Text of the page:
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Camera preview callbacks with less overhead on Xamarin.Android.
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README.md

FastAndroidCamera

Xamarin's default wrapping strategy to generate the C# bindings to the Android SDK works well in most cases. The Android.Hardware.Camera API is not one of those cases.

If you only want to open the camera, take a picture, and get a JPEG buffer, then the existing wrapper should work fine for you. If instead you need to do Computer Vision or video encoding in software, then the way Xamarin marshals byte arrays from Java to C# will result in lots of pointless buffer copies, as well as thrashing in the garbage collectors in both the JVM and in Mono.

FastAndroidCamera makes it possible to use the Android.Hardware.Camera API as efficiently in C# as using the underlying android.hardware.Camera API in Java. No additional byte arrays are created, and no additional buffer copies are needed.

Features

  • Get Android camera preview callbacks in your favorite CLR language without buffer duplication or GC overhead
  • Direct access to the framebuffer's Java byte array (FastJavaByteArray)
    • Direct (unsafe) access to the underlying byte*, which can then be provided to native methods (via PInvoke)
    • Fast per-element access (via the pinned byte*)
    • Read-only and read-write modes
    • Implements IList
  • "One shot" callback is also supported
    • Java overhead is the same, but reduces marshaling overhead of using that buffer in C# or native code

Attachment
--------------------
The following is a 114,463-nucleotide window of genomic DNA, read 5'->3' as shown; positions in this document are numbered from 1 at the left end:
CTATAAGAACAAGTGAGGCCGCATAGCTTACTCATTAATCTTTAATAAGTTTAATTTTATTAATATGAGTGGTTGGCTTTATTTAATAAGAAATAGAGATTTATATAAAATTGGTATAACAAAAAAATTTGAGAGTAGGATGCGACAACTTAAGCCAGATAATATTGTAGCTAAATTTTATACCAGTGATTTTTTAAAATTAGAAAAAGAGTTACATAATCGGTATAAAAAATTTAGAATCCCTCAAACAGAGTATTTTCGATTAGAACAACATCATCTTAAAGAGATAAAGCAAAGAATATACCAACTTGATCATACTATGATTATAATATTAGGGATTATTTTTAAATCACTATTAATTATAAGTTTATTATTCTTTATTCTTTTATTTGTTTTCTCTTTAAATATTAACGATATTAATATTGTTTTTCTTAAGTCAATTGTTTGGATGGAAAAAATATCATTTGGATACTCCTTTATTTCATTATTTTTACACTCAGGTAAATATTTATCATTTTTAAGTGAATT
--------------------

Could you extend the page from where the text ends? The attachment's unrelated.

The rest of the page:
Usage

void StartCamera()
{
	Camera camera = Camera.Open();
	Camera.Parameters parameters = camera.GetParameters();

	// snip - set resolution, frame rate, preview format, etc.

	camera.SetParameters(parameters);

	// assuming the SurfaceView has been set up elsewhere
	camera.SetPreviewDisplay(_surfaceView.Holder);
	camera.StartPreview();

	int numBytes = (parameters.PreviewSize.Width * parameters.PreviewSize.Height * ImageFormat.GetBitsPerPixel(parameters.PreviewFormat)) / 8;
	for (uint i = 0; i < NUM_PREVIEW_BUFFERS; ++i)
	{
		using (FastJavaByteArray buffer = new FastJavaByteArray(numBytes))
		{
			// allocate new Java byte arrays for Android to use for preview frames
			camera.AddCallbackBuffer(new FastJavaByteArray(numBytes));
		}
		// The using block automatically calls Dispose() on the buffer, which is safe
		// because it does not automaticaly destroy the Java byte array. It only releases
		// our JNI reference to that array; the Android Camera (in Java land) still
		// has its own reference to the array.
	}

	// non-marshaling version of the preview callback
	camera.SetNonMarshalingPreviewCallback(this);
}

public void OnPreviewFrame(IntPtr data, SdkCamera camera)
{
	// Wrap the JNI reference to the Java byte array
	using(FastJavaByteArray buffer = new FastJavaByteArray(data))
	{
		// Get individual bytes
		byte firstByte = buffer[0];
		byte lastByte = buffer[buffer.Count - 1];

		// Iterate over it
		foreach (byte b in buffer)
		{
			// access one at a time
		}

		// Pass it to native APIs
		myNativeBytePointerMethod(buffer.Raw, buffer.Count);

		// reuse the Java byte array; return it to the Camera API
		camera.AddCallbackBuffer(buffer);
		
		// Don't do anything else with the buffer at this point - it now "belongs" to
		// Android, and the Camera could overwrite the data at any time.
	}
	// The end of the using() block calls Dispose() on the buffer, releasing our JNI
	// reference to the array
}

Analysis

The Preview Callback

The ordinary way to get preview callbacks from the Camera looks like the following:

void StartCamera()
{
	Camera camera = Camera.Open();
	Camera.Parameters parameters = camera.GetParameters();

	// snip - set resolution, frame rate, preview format, etc.

	// assuming the SurfaceView has been set up elsewhere
	camera.SetPreviewDisplay(_surfaceView.Holder);

	camera.StartPreview();
	camera.SetPreviewCallback(this);
}

public void OnPreviewFrame(byte[] data, SdkCamera camera)
{
	// Do per-frame video processing here
}

While the camera is open, performance suffers badly. Under the hood, the following takes place: